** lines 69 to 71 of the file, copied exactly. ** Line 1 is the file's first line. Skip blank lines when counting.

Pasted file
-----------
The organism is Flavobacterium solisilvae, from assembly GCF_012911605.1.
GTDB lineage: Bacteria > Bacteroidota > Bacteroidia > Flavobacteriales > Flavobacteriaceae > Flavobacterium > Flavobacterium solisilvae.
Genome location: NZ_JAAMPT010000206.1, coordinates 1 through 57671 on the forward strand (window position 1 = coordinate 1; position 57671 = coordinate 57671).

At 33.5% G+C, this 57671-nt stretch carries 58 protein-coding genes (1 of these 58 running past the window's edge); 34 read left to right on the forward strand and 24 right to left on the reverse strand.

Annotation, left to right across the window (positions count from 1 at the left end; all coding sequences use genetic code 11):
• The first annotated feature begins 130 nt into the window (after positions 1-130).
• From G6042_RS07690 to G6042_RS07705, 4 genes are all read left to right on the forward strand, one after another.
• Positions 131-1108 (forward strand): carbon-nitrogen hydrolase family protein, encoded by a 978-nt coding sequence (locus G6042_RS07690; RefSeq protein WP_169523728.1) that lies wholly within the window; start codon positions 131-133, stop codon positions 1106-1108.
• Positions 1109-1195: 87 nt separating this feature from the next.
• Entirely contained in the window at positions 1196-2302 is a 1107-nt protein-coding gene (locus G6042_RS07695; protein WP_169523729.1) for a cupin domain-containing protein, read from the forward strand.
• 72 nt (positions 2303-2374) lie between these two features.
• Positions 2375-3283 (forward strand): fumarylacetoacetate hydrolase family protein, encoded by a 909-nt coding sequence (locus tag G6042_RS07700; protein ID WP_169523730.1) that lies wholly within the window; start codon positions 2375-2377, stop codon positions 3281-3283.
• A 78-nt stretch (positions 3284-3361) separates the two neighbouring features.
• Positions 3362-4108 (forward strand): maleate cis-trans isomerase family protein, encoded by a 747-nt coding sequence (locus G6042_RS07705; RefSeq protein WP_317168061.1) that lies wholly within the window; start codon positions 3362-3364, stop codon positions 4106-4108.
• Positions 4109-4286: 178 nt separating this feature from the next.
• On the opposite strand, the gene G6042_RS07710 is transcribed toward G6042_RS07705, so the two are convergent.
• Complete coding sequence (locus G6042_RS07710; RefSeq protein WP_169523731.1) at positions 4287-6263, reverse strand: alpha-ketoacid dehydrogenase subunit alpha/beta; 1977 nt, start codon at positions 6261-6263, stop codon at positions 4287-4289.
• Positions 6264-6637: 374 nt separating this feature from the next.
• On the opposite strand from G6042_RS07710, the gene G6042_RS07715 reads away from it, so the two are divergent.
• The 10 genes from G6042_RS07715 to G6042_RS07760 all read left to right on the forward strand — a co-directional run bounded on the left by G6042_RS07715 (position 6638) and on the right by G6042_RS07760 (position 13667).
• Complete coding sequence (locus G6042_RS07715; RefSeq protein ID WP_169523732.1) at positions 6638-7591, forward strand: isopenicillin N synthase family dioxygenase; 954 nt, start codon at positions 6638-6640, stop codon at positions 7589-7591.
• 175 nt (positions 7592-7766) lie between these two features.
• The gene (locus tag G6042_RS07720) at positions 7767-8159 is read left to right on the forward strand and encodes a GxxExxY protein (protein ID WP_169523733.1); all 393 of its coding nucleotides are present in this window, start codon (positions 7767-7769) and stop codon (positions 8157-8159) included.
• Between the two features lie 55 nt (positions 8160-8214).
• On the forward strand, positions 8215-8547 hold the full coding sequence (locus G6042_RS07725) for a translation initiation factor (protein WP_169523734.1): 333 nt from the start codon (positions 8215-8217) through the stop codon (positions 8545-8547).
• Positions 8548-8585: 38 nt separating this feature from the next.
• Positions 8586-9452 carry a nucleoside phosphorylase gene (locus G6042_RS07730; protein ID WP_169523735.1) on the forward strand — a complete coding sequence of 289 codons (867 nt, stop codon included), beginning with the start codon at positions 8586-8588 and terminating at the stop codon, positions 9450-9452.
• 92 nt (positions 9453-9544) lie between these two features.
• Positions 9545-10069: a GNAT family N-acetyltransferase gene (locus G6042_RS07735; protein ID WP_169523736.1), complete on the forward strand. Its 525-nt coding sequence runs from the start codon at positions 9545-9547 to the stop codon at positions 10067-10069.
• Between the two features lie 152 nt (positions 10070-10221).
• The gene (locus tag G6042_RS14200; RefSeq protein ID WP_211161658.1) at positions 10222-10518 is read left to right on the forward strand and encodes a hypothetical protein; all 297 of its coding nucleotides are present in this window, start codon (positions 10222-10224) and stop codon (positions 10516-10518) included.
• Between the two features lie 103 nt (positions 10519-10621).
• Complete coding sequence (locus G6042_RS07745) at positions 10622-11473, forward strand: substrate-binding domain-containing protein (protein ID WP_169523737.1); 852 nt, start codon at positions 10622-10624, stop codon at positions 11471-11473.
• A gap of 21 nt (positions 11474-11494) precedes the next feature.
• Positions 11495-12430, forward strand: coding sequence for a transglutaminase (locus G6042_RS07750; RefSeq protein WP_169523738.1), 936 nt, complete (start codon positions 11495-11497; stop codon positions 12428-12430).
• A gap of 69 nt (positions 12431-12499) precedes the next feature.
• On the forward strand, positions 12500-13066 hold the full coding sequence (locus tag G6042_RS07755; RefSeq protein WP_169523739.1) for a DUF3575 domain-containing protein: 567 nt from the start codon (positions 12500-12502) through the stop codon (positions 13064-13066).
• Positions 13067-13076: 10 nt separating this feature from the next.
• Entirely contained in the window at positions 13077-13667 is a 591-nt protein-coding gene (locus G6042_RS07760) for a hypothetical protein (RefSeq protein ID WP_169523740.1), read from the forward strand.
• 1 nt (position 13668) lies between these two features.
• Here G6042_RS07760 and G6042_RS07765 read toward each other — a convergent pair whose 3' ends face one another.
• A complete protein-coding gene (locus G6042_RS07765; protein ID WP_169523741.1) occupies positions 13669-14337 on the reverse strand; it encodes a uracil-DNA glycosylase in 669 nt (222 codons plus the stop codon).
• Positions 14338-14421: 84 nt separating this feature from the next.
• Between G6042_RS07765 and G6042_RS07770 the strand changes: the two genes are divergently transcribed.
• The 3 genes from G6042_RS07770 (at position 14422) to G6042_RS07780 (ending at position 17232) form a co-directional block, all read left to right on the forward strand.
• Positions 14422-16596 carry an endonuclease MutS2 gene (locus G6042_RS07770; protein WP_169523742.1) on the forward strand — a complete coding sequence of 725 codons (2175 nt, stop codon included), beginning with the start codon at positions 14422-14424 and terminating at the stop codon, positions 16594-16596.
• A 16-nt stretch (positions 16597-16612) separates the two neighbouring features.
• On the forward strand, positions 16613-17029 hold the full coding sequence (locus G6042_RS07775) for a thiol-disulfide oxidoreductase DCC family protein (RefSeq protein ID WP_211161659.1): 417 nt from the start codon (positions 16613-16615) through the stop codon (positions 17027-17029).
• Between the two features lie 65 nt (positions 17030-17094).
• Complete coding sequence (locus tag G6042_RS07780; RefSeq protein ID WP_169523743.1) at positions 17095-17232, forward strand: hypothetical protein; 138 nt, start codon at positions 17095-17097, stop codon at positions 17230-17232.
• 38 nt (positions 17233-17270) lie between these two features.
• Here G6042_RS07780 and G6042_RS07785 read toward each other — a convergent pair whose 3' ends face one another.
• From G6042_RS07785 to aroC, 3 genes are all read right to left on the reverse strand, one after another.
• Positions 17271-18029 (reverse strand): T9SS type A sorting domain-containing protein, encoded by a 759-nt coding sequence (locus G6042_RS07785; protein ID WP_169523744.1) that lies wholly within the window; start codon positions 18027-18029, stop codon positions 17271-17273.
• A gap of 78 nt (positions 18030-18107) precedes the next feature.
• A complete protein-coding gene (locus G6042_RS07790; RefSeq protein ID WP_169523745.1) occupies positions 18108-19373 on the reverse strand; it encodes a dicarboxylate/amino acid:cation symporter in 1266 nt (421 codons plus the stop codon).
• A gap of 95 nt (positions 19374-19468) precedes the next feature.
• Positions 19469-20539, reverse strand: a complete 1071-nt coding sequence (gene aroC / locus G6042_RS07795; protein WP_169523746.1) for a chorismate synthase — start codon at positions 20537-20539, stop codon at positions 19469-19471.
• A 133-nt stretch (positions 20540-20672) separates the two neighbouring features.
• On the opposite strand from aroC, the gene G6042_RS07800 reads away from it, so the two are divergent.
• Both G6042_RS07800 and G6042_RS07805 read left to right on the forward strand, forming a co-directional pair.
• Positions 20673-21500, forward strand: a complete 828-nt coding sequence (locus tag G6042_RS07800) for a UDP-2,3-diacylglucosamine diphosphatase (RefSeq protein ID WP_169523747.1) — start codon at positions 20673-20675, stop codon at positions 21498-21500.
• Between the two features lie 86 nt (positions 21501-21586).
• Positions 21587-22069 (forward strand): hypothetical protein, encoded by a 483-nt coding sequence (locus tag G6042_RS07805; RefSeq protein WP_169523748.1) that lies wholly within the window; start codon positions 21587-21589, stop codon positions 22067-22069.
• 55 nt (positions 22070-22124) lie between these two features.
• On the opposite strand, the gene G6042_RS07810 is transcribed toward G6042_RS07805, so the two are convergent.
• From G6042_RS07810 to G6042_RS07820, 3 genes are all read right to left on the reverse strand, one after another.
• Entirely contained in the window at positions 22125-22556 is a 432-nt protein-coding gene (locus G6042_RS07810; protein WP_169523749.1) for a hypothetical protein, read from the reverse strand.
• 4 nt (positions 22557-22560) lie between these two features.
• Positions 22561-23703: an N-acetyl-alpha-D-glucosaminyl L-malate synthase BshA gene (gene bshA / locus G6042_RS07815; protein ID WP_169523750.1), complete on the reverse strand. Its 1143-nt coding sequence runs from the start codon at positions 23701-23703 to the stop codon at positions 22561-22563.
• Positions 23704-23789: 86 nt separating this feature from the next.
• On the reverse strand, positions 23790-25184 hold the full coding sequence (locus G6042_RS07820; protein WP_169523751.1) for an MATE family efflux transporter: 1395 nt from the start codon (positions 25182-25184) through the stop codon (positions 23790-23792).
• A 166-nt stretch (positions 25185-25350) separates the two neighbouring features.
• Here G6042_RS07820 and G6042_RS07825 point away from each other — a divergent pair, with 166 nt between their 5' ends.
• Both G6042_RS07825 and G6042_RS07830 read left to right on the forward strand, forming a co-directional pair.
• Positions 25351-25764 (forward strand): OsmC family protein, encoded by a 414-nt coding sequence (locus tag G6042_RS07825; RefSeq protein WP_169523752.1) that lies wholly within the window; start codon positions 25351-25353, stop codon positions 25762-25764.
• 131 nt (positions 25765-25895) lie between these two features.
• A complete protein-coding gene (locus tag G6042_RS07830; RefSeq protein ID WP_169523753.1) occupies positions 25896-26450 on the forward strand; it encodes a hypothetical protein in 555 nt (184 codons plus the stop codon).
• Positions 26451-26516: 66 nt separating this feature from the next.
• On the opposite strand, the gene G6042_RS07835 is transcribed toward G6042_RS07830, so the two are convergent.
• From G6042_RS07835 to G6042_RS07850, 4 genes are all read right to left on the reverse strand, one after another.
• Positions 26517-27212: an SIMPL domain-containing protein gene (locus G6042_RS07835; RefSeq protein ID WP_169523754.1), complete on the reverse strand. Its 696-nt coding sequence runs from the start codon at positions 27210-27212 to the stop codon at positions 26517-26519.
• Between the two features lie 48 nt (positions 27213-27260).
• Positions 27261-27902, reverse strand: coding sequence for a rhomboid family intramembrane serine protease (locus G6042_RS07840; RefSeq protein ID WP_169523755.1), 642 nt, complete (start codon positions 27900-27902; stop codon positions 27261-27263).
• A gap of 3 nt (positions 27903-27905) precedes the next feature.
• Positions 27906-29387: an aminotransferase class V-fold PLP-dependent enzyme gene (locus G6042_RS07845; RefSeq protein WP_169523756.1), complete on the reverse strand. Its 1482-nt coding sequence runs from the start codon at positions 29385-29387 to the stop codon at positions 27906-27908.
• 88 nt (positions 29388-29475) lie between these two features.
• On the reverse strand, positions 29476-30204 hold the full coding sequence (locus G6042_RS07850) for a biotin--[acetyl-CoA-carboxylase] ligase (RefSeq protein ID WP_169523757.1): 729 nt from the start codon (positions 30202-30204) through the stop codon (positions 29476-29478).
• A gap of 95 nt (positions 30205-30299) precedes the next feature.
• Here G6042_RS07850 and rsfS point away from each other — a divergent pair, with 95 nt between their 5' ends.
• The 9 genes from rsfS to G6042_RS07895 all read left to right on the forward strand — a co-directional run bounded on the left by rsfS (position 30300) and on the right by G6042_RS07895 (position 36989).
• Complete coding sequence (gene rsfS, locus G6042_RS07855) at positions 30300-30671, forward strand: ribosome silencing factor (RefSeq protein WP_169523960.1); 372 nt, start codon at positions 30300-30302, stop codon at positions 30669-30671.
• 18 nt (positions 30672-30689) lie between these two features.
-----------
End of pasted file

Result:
• 4 nt (positions 22557-22560) lie between these two features.
• Positions 22561-23703: an N-acetyl-alpha-D-glucosaminyl L-malate synthase BshA gene (gene bshA / locus G6042_RS07815; protein ID WP_169523750.1), complete on the reverse strand. Its 1143-nt coding sequence runs from the start codon at positions 23701-23703 to the stop codon at positions 22561-22563.
• Positions 23704-23789: 86 nt separating this feature from the next.